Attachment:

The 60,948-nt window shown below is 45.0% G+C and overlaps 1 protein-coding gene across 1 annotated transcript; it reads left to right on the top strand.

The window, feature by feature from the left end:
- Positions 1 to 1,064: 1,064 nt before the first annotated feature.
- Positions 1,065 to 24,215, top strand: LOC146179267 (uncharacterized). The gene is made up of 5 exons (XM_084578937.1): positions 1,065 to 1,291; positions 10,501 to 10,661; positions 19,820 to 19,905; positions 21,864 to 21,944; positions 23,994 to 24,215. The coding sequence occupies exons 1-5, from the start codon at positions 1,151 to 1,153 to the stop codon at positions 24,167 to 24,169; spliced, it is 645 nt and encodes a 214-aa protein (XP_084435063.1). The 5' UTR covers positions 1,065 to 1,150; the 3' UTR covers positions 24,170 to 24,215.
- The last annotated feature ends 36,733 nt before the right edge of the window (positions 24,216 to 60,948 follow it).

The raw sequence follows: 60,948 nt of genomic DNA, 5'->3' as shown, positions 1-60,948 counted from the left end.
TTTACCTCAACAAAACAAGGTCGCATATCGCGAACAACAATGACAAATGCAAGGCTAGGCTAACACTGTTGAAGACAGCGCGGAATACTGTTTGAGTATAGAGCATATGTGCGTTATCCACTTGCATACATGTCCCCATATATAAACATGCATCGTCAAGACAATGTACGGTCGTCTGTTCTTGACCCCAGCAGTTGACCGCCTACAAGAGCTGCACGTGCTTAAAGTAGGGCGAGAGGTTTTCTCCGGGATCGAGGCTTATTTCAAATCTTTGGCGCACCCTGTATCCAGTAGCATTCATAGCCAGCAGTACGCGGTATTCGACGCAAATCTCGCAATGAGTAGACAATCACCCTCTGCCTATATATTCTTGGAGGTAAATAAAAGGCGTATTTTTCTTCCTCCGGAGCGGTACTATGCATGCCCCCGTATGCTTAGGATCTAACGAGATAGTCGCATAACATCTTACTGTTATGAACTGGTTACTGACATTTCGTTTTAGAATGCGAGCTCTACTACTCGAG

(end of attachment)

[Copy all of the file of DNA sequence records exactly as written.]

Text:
The 60,948-nt window shown below is 45.0% G+C and overlaps 1 protein-coding gene across 1 annotated transcript; it reads left to right on the top strand.

The window, feature by feature from the left end:
- Positions 1 to 1,064: 1,064 nt before the first annotated feature.
- Positions 1,065 to 24,215, top strand: LOC146179267 (uncharacterized). The gene is made up of 5 exons (XM_084578937.1): positions 1,065 to 1,291; positions 10,501 to 10,661; positions 19,820 to 19,905; positions 21,864 to 21,944; positions 23,994 to 24,215. The coding sequence occupies exons 1-5, from the start codon at positions 1,151 to 1,153 to the stop codon at positions 24,167 to 24,169; spliced, it is 645 nt and encodes a 214-aa protein (XP_084435063.1). The 5' UTR covers positions 1,065 to 1,150; the 3' UTR covers positions 24,170 to 24,215.
- The last annotated feature ends 36,733 nt before the right edge of the window (positions 24,216 to 60,948 follow it).

The raw sequence follows: 60,948 nt of genomic DNA, 5'->3' as shown, positions 1-60,948 counted from the left end.
TTTACCTCAACAAAACAAGGTCGCATATCGCGAACAACAATGACAAATGCAAGGCTAGGCTAACACTGTTGAAGACAGCGCGGAATACTGTTTGAGTATAGAGCATATGTGCGTTATCCACTTGCATACATGTCCCCATATATAAACATGCATCGTCAAGACAATGTACGGTCGTCTGTTCTTGACCCCAGCAGTTGACCGCCTACAAGAGCTGCACGTGCTTAAAGTAGGGCGAGAGGTTTTCTCCGGGATCGAGGCTTATTTCAAATCTTTGGCGCACCCTGTATCCAGTAGCATTCATAGCCAGCAGTACGCGGTATTCGACGCAAATCTCGCAATGAGTAGACAATCACCCTCTGCCTATATATTCTTGGAGGTAAATAAAAGGCGTATTTTTCTTCCTCCGGAGCGGTACTATGCATGCCCCCGTATGCTTAGGATCTAACGAGATAGTCGCATAACATCTTACTGTTATGAACTGGTTACTGACATTTCGTTTTAGAATGCGAGCTCTACTACTCGAG